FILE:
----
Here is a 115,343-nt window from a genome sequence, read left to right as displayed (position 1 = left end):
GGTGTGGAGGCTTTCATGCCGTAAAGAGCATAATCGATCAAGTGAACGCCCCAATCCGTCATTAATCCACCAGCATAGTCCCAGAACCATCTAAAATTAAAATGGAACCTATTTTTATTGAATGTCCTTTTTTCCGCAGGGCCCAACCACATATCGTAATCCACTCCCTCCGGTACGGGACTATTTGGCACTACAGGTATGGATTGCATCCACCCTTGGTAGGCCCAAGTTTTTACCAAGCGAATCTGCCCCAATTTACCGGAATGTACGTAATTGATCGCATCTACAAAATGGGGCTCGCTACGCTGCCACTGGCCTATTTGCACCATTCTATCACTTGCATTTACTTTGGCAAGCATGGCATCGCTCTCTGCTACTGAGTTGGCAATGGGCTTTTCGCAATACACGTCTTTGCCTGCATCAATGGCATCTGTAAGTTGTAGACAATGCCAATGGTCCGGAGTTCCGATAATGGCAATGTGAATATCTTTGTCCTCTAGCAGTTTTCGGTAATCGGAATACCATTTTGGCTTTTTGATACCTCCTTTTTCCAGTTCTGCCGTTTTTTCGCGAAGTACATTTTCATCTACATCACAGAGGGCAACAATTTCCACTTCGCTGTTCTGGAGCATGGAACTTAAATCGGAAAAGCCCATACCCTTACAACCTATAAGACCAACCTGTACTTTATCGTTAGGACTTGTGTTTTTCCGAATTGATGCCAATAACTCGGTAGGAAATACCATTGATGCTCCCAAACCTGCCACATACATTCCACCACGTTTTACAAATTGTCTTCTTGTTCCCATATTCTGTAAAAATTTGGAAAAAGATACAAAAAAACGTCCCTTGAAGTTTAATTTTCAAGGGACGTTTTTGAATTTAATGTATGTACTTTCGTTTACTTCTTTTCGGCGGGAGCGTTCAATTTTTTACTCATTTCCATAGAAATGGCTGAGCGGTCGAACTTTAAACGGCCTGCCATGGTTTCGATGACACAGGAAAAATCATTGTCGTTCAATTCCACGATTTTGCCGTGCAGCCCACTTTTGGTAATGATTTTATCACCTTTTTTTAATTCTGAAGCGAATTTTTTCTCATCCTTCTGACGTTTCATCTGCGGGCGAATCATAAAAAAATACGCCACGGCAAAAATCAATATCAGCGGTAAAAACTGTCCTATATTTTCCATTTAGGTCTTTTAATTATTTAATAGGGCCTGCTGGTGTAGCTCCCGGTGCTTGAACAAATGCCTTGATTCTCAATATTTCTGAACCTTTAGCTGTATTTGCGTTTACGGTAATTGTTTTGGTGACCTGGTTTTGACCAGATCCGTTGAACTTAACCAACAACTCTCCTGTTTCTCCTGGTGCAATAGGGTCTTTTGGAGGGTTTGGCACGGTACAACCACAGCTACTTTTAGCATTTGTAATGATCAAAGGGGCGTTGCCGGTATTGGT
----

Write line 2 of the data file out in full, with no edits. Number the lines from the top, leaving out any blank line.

GGTGTGGAGGCTTTCATGCCGTAAAGAGCATAATCGATCAAGTGAACGCCCCAATCCGTCATTAATCCACCAGCATAGTCCCAGAACCATCTAAAATTAAAATGGAACCTATTTTTATTGAATGTCCTTTTTTCCGCAGGGCCCAACCACATATCGTAATCCACTCCCTCCGGTACGGGACTATTTGGCACTACAGGTATGGATTGCATCCACCCTTGGTAGGCCCAAGTTTTTACCAAGCGAATCTGCCCCAATTTACCGGAATGTACGTAATTGATCGCATCTACAAAATGGGGCTCGCTACGCTGCCACTGGCCTATTTGCACCATTCTATCACTTGCATTTACTTTGGCAAGCATGGCATCGCTCTCTGCTACTGAGTTGGCAATGGGCTTTTCGCAATACACGTCTTTGCCTGCATCAATGGCATCTGTAAGTTGTAGACAATGCCAATGGTCCGGAGTTCCGATAATGGCAATGTGAATATCTTTGTCCTCTAGCAGTTTTCGGTAATCGGAATACCATTTTGGCTTTTTGATACCTCCTTTTTCCAGTTCTGCCGTTTTTTCGCGAAGTACATTTTCATCTACATCACAGAGGGCAACAATTTCCACTTCGCTGTTCTGGAGCATGGAACTTAAATCGGAAAAGCCCATACCCTTACAACCTATAAGACCAACCTGTACTTTATCGTTAGGACTTGTGTTTTTCCGAATTGATGCCAATAACTCGGTAGGAAATACCATTGATGCTCCCAAACCTGCCACATACATTCCACCACGTTTTACAAATTGTCTTCTTGTTCCCATATTCTGTAAAAATTTGGAAAAAGATACAAAAAAACGTCCCTTGAAGTTTAATTTTCAAGGGACGTTTTTGAATTTAATGTATGTACTTTCGTTTACTTCTTTTCGGCGGGAGCGTTCAATTTTTTACTCATTTCCATAGAAATGGCTGAGCGGTCGAACTTTAAACGGCCTGCCATGGTTTCGATGACACAGGAAAAATCATTGTCGTTCAATTCCACGATTTTGCCGTGCAGCCCACTTTTGGTAATGATTTTATCACCTTTTTTTAATTCTGAAGCGAATTTTTTCTCATCCTTCTGACGTTTCATCTGCGGGCGAATCATAAAAAAATACGCCACGGCAAAAATCAATATCAGCGGTAAAAACTGTCCTATATTTTCCATTTAGGTCTTTTAATTATTTAATAGGGCCTGCTGGTGTAGCTCCCGGTGCTTGAACAAATGCCTTGATTCTCAATATTTCTGAACCTTTAGCTGTATTTGCGTTTACGGTAATTGTTTTGGTGACCTGGTTTTGACCAGATCCGTTGAACTTAACCAACAACTCTCCTGTTTCTCCTGGTGCAATAGGGTCTTTTGGAGGGTTTGGCACGGTACAACCACAGCTACTTTTAGCATTTGTAATGATCAAAGGGGCGTTGCCGGTATTGGT